The Wall Street journal  May 26, 2021 6:38 am ET (US) Railways are using the gas to clean up diesel routes. As predictable customers, they can help bring down the costs of green hydrogen for other sectors. For all the buzz about hydrogen trucks and planes, railways provide the most immediate test case for the rollout of a clean-energy technology that has electrified policy makers and markets alike. Investors got very excited about the potential of hydrogen as a sustainable fuel last year, but have taken a breather in recent months—as they have with other speculative technology themes. The fact remains that, for many industries, so-called green hydrogen produced using renewable power needs about a decade of scaling up and rising carbon prices to make it competitive. Yet that isn’t the case for rail transport. Hydrogen-powered trains built by France’s Alstom have already carried passengers over 110,000 miles on trial operations in Europe. The total lifetime cost of ownership is already comparable for trains running on diesel, hydrogen fuel cells or electrified lines, according to a report by consulting firm Roland Berger. Hydrogen is best seen as a substitute for dirty diesel, still used on about half of Europe’s rails and most in the U.S. The gas is particularly useful on routes that aren’t busy enough to give priority to overhead electrification, but are too long for batteries alone. Alstom’s hydrogen trains are new, but existing diesel ones can also be retrofitted.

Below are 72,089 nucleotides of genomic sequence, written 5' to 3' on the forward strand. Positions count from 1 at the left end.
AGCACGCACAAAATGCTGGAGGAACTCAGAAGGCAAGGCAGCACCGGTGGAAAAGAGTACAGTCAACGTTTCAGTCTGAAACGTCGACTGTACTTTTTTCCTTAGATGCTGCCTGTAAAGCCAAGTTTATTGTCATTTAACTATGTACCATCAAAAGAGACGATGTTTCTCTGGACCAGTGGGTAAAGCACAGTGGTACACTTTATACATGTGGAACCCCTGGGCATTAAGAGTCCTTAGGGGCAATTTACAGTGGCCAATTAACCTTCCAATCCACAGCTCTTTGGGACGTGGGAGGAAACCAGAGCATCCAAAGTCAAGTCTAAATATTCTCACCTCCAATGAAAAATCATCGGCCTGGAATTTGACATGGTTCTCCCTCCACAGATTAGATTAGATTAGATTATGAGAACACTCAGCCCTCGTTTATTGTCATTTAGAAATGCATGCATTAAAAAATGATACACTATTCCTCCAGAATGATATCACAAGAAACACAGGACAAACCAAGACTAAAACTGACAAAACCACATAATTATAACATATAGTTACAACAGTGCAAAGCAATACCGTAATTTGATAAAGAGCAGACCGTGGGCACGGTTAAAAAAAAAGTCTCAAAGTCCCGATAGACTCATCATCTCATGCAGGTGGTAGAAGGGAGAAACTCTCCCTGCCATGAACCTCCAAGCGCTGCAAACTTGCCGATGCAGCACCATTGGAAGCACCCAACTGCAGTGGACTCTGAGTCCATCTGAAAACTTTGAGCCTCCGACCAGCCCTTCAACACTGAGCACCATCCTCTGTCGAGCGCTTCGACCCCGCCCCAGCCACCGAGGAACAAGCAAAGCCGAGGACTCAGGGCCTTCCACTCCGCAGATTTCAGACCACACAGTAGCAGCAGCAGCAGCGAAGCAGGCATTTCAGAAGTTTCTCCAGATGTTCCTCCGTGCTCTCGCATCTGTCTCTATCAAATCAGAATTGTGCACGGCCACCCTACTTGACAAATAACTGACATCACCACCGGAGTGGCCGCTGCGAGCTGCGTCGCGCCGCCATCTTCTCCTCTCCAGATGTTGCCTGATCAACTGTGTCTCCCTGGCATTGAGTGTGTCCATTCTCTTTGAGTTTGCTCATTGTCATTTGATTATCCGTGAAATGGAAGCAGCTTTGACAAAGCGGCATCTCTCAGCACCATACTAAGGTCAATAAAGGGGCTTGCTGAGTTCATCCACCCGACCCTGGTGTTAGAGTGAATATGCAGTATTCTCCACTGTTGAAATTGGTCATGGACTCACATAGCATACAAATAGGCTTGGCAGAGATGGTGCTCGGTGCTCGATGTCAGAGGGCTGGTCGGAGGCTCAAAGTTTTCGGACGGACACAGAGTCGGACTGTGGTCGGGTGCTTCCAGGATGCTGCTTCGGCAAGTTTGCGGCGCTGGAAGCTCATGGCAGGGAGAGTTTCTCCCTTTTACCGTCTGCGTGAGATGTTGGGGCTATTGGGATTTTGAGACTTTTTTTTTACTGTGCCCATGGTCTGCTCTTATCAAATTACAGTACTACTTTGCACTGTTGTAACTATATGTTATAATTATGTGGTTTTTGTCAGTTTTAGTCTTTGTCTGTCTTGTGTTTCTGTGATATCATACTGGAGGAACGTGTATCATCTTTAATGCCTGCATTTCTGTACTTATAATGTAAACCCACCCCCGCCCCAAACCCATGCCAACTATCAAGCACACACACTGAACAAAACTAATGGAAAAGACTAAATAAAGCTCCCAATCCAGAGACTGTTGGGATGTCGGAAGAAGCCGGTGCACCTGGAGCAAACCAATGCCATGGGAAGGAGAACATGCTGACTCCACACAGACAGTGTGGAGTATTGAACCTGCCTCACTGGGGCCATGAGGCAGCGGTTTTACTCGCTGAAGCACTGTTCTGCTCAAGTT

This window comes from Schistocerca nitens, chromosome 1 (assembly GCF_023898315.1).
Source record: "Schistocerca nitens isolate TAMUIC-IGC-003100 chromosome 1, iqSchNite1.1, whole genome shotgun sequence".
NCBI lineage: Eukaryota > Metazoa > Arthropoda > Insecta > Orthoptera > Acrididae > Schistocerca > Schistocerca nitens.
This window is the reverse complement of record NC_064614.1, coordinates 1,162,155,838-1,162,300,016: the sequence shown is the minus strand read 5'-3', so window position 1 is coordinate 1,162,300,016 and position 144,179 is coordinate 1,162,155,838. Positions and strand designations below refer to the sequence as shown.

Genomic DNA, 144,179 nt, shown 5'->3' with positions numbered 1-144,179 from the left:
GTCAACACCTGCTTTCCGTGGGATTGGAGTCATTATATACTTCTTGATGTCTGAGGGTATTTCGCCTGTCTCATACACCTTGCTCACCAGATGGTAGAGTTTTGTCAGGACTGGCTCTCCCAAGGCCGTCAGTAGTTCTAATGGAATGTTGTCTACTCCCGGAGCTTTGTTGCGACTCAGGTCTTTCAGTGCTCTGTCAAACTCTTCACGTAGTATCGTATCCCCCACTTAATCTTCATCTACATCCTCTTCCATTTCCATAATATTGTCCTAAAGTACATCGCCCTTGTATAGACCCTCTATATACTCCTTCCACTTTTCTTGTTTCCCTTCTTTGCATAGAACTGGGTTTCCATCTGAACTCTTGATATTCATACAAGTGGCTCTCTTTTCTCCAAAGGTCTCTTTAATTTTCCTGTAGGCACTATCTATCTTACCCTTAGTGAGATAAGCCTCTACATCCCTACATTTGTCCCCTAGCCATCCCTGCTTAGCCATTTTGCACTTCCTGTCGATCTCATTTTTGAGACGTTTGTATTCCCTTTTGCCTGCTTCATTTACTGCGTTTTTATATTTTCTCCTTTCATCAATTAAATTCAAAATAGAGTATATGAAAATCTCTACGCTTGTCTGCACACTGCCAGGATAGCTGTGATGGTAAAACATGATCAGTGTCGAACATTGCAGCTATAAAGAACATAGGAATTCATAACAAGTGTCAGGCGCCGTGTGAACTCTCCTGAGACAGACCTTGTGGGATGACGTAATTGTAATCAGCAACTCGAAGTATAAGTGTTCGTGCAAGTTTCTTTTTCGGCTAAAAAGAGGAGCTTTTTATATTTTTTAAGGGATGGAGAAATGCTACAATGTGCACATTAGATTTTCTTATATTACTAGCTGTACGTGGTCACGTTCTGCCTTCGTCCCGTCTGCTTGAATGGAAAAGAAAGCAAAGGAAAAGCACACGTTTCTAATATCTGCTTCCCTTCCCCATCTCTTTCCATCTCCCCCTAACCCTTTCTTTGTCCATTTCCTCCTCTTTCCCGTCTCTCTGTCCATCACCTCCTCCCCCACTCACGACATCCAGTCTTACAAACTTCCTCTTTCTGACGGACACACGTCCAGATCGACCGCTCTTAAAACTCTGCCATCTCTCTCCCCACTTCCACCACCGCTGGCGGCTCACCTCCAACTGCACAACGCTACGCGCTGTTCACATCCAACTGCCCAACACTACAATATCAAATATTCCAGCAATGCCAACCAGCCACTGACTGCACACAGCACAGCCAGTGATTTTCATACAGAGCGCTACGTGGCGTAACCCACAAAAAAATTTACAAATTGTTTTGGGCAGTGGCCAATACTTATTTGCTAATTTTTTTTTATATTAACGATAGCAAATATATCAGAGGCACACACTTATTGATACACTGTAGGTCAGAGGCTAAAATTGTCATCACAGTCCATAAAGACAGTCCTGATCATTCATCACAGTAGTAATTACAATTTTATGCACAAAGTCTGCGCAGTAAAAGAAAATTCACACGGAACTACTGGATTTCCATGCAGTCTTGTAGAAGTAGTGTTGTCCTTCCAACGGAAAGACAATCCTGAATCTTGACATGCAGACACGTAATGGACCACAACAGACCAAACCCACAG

June 08 at 07:05 AM